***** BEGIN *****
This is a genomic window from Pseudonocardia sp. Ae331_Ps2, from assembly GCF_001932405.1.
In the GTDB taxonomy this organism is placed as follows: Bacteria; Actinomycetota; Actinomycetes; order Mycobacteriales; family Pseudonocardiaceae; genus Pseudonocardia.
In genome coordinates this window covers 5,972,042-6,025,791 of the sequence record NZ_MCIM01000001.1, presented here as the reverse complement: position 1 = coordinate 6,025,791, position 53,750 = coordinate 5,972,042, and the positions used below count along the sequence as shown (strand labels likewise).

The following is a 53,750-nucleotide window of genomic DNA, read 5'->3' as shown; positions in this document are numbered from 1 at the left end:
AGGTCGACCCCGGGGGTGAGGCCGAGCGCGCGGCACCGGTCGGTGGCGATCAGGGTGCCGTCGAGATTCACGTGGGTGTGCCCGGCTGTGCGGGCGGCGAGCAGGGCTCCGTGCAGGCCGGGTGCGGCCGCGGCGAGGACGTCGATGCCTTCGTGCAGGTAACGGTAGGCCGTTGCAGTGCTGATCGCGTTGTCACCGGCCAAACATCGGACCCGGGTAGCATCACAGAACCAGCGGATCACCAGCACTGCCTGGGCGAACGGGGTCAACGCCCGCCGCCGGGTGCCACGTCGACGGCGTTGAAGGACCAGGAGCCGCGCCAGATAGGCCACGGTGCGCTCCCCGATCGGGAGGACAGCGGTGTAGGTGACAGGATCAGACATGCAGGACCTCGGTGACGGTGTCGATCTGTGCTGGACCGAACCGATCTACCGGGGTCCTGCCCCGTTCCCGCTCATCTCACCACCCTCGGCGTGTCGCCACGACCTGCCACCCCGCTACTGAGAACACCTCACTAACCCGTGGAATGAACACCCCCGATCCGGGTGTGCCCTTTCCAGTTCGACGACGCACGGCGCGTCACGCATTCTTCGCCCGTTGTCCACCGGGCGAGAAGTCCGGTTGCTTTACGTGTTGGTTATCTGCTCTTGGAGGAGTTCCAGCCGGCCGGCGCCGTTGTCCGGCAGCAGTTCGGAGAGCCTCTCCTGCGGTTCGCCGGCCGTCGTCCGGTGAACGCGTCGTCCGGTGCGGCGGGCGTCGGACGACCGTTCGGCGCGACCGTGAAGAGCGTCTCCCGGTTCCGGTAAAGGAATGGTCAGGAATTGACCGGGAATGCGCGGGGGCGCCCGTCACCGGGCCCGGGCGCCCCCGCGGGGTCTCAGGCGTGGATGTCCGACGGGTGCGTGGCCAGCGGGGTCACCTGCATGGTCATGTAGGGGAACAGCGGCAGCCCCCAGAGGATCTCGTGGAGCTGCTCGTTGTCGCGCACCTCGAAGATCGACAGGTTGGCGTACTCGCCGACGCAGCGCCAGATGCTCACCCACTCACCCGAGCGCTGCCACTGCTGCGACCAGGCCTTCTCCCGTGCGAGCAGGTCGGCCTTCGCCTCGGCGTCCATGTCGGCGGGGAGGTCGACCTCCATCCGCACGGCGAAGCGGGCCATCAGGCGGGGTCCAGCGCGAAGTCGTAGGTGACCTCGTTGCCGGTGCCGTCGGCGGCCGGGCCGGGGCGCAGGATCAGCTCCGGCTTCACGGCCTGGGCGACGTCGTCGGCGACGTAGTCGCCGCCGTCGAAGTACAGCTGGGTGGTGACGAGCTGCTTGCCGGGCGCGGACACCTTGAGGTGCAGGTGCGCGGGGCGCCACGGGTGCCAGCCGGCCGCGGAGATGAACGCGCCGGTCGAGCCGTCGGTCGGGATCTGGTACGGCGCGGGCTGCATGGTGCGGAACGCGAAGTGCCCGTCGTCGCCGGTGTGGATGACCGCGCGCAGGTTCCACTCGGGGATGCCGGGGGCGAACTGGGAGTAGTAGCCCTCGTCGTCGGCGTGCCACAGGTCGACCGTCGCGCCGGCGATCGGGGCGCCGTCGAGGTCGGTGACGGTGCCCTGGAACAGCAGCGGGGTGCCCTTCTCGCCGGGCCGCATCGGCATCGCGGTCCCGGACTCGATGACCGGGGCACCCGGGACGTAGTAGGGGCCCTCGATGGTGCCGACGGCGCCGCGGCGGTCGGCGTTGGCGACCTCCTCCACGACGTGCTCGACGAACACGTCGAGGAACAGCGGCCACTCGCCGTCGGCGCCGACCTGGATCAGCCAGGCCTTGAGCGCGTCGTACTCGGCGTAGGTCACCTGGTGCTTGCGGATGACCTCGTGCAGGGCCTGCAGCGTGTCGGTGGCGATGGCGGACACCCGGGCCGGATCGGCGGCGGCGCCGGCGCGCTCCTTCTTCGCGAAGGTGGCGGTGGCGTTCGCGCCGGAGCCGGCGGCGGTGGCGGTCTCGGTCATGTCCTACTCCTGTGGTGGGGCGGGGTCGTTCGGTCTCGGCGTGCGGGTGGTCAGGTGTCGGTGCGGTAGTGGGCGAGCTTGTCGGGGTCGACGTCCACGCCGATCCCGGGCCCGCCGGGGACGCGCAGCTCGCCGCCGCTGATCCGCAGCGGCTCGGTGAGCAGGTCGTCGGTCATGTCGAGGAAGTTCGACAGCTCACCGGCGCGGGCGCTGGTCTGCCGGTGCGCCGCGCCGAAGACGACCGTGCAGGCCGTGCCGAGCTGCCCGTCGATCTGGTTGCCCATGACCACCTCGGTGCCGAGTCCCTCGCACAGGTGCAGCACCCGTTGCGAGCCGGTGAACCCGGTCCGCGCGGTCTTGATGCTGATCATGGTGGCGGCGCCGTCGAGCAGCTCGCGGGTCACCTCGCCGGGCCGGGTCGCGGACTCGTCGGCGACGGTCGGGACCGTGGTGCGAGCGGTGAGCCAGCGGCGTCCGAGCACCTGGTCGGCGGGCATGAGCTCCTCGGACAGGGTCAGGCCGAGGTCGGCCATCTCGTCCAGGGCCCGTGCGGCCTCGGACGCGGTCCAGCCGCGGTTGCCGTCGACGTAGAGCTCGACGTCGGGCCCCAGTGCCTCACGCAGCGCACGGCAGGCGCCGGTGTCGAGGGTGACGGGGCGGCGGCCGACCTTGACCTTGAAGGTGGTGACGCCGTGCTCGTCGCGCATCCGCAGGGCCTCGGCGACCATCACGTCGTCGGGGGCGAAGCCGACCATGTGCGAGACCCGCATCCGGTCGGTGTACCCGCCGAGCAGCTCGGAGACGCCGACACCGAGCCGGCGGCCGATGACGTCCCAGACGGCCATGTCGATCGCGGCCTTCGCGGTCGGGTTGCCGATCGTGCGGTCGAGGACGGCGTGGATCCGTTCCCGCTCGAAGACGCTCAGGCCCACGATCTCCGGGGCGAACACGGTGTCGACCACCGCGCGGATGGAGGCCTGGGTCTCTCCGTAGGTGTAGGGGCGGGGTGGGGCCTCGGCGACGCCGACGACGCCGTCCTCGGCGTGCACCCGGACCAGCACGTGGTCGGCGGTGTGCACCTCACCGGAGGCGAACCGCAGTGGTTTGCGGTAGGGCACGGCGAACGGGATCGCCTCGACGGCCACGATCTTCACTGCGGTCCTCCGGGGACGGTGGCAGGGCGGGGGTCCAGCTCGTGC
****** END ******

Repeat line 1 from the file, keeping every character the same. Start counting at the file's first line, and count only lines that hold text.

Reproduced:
This is a genomic window from Pseudonocardia sp. Ae331_Ps2, from assembly GCF_001932405.1.